Sometime in the summer I came across an article about Columbia HTC cyclist Evie Stevens. I had heard about her prior to seeing the article because, as the 6 degrees of separation theory goes, I know someone, who knows someone, who is the father of her roommate from college (3 degrees in this case). So when this Bicycling article appeared in my Facebook news feed and I saw some reference to a tennis-player wall-street-broker turned pro cyclist, I took notice.
|Evie Stevens (as seen in Bicycling)|
And she's cute, boys. I have a girl-crush.
And the story floored me.
Many times, in my coolest fantasies, the exact same thing has happened to me. I show up at a race. I'm an unknown, and I blow everyone away. Scouts clamour all over me to find out who I am. I get to write novel-length emails back to them telling my amazing story -- near 40-year old mother of two shocks the pro-circuit. Pulls off a time 4 minutes faster than the pros at a big race while still ranked Cat 3/4.
Snap back to reality. Oh there goes gravity.
OH, there REALLY goes gravity. I'm a 39 year old mother of two.
I started cycling, seriously learning the ropes, at age 37. I'm still learning The Rules. Given that I believe that rules are meant to be broken everywhere else in my life, with a few exceptions given to the ones that will keep me (and others) alive a little longer, I'm not likely to care about following rules on the road, trail, or grass either.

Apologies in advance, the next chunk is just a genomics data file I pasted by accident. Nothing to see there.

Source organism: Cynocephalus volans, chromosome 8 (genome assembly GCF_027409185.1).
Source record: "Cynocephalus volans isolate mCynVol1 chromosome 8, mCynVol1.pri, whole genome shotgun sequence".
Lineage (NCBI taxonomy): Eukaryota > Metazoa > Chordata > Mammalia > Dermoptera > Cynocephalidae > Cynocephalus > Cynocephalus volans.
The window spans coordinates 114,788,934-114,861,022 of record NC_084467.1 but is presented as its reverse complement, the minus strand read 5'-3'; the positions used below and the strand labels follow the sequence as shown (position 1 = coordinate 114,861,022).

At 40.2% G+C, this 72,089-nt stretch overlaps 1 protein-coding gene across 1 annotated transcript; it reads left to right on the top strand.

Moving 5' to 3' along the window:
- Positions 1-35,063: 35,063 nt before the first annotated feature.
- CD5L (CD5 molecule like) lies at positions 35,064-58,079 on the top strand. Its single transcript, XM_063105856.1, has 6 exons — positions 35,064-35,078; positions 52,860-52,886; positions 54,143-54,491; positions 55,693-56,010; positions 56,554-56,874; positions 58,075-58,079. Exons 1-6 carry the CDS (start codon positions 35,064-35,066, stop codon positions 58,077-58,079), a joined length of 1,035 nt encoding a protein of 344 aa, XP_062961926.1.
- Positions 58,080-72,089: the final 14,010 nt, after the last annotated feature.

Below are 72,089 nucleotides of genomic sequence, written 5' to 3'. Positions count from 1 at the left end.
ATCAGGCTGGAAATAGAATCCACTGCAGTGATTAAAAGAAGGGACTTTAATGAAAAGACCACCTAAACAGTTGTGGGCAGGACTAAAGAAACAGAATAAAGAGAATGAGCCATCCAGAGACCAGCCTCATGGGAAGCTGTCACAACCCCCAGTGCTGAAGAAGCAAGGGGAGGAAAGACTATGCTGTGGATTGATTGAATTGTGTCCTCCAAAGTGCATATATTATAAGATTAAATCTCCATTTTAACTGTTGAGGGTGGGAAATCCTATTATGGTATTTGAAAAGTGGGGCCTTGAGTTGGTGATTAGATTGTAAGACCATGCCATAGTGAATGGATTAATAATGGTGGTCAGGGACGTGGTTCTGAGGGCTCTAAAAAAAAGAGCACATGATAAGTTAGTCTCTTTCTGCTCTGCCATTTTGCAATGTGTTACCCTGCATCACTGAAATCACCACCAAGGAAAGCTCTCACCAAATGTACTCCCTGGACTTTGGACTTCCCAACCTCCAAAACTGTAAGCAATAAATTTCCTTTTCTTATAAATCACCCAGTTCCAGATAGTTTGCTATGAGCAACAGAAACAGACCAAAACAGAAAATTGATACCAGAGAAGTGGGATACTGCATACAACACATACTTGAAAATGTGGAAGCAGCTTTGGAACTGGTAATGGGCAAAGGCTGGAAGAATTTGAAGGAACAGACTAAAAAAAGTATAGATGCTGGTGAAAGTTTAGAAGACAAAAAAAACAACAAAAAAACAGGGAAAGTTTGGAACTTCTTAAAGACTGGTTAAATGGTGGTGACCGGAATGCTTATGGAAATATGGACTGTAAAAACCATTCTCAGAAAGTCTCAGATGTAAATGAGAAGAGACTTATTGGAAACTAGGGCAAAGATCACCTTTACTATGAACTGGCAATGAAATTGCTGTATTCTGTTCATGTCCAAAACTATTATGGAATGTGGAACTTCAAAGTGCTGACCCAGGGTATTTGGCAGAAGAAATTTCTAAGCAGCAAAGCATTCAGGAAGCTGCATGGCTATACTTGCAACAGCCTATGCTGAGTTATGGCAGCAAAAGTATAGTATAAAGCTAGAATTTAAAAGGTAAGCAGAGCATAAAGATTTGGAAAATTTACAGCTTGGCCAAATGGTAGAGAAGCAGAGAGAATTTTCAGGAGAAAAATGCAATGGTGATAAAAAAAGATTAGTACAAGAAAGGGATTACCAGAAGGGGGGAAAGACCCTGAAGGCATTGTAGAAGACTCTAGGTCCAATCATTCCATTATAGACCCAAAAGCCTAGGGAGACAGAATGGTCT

But they do make me laugh.
And one rule that's not one of the above rules, per se, but is a pervasive gender stereotype and one I break frequently, is that girls shouldn't be competitive. Nor should they ever verbalize it in any way shape or form. Nor should they ever, EVER, brag a little when they are proud and toot their own horn because that is just plain f*&king arrogant.
Maybe even my little pro-cycling fantasy, above, is a little bit arrogant? Did you roll your eyes when you read it?
Or did you see yourself in my reflection?
But I've been competitive my whole life. Let me tell you the most bizzaro of all my competitive stories.
But the best trick that I busted my ass to copy was a trick my best friend at the time could do. That trick was twisting my tongue into a wave. I'll describe this trick as requiring the equivalent degree of tongue muscle control as tying the stem from a cherry in a knot (which I can't do, by the way, because it is not nearly as "cool." And I don't like cherries.). So I stood in front of a mirror and I practiced. Ever had a tongue cramp? I have. Not fun. But gosh darn it all, I learnt how to twist my tongue into that wave. And I can still do it. And, NO, I won't post a picture, only for fear that it will be interpreted the wrong way.